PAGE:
The eurozone says Greece has submitted no new proposals to secure a deal with creditors ahead of a key meeting of the group’s leaders which is now under way.
It had urged Greece to submit fresh plans after its people rejected a draft bailout in a referendum.
Greece said it had proposed a few changes and hoped to secure “a mutually beneficial agreement on the basis of the mandate of the referendum”.
But Germany said there was “still no basis” for talks on a new bailout.
The Greek side gave a presentation on Tuesday at a eurozone finance ministers’ meeting in Brussels, which preceded the leaders’ summit. However, there was no new written plan.
The Greek government said: “Today’s Eurogroup was not supposed to take decisions but rather prepare for the summit.”
It said proposals it had made last week were still on the table with a “few changes” and they would be discussed later on Tuesday and on Wednesday.
Eurogroup head Jeroen Dijsselbloem said Greece would be sending a new letter requesting support from the European Stability Mechanism (ESM), a pot of money set up in 2012 to fund eurozone members in financial difficulties.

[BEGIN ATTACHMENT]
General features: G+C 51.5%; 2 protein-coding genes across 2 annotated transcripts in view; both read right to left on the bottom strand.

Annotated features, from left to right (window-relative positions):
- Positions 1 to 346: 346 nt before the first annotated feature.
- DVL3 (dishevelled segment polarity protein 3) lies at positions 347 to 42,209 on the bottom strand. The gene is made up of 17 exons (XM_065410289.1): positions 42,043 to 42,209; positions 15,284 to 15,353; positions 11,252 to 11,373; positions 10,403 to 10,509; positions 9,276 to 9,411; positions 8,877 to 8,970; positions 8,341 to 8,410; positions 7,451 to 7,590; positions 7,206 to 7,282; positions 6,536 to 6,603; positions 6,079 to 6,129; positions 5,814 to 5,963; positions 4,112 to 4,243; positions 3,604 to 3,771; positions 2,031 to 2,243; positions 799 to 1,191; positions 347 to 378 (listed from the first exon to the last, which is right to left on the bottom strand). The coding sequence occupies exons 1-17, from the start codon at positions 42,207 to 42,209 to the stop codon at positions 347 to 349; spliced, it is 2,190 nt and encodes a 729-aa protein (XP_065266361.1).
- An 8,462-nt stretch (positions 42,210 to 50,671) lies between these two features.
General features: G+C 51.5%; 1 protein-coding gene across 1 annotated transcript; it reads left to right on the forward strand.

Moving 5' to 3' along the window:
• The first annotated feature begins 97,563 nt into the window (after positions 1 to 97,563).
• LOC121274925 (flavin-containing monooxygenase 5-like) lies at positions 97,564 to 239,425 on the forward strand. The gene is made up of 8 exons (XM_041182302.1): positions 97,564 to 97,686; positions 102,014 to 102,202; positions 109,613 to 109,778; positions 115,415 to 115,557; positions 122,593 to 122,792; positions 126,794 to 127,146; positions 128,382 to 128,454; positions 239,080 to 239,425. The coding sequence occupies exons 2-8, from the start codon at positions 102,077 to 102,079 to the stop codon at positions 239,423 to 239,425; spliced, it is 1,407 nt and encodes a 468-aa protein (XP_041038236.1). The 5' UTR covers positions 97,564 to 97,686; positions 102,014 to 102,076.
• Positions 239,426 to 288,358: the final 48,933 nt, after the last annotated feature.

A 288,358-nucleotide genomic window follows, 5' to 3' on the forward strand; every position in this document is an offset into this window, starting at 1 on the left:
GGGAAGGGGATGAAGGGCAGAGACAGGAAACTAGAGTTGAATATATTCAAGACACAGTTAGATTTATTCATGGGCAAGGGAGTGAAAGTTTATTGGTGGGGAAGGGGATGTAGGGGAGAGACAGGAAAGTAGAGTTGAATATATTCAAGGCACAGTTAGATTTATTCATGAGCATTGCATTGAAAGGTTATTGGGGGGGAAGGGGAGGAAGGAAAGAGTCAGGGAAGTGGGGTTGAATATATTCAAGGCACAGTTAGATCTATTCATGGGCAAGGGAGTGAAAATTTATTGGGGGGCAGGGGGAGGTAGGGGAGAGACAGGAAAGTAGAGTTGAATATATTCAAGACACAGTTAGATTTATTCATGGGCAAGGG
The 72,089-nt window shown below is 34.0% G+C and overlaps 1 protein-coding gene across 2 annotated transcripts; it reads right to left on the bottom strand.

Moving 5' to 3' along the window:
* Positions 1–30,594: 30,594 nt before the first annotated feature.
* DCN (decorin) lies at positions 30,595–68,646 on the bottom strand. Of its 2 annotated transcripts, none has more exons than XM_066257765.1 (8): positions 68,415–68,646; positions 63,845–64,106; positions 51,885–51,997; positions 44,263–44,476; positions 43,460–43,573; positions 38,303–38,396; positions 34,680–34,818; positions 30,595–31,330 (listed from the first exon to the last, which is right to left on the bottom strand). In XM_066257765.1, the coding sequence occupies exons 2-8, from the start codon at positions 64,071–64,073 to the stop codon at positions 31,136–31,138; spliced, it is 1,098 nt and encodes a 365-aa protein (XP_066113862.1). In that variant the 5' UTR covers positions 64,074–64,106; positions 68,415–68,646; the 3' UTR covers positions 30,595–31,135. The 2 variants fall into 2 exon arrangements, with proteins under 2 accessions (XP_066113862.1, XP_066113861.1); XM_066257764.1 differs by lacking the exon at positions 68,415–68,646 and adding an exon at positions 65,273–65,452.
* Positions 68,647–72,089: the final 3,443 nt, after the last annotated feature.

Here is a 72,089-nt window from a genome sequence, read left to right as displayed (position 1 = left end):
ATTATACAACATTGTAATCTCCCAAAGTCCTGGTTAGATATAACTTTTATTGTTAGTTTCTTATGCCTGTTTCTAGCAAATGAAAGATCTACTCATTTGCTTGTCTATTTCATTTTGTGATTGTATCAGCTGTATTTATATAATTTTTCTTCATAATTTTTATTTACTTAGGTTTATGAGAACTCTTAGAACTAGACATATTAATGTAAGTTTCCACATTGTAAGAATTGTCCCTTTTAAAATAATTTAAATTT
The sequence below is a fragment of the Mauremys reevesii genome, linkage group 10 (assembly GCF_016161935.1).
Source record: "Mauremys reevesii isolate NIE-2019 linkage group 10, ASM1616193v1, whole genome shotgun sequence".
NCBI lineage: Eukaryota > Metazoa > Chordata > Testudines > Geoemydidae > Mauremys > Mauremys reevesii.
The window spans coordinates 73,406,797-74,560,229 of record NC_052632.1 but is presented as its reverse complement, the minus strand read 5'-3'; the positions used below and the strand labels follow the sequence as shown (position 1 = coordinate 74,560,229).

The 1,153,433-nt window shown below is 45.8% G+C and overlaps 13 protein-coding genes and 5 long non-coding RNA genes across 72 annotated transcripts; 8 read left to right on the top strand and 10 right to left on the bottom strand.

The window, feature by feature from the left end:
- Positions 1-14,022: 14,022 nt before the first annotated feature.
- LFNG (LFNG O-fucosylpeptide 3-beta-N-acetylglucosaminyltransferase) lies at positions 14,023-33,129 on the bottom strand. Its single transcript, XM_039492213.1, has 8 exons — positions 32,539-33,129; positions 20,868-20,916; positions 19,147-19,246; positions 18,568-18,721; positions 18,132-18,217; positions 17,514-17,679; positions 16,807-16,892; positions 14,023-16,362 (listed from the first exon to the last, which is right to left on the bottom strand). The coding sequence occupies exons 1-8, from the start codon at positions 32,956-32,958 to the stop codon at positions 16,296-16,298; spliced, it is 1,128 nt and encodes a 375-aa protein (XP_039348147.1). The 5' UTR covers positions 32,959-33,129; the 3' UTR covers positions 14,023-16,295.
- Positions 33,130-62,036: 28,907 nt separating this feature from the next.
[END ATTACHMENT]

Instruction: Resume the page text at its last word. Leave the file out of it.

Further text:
He said the Eurogroup would discuss this on Wednesday but that creditors would have to look at Greece’s finances and debt sustainability to see “if we can formally start the negotiations”.
All 19 eurozone members would have to agree to an ESM loan. As a vote would also have to be passed in the German parliament, Greece would need an emergency bridging loan in the coming days to tide it over.
New Greek Finance Minister Euclid Tsakalotos insisted there had been “progress” in the talks.
Greek PM Alexis Tsipras met German Chancellor Angela Merkel and French President Francois Hollande separately before the leaders’ summit.
Analysis: Robert Peston, BBC economics editor
Alexis Tsipras stands by the letters he sent a week ago to the country’s creditors setting out the €30bn of additional loans the country needs over the next three years to pay maturing debts, amending the creditors proposed pension and VAT reforms, and asking for investment from the pool of money created by Jean-Claude Juncker, European Commission president.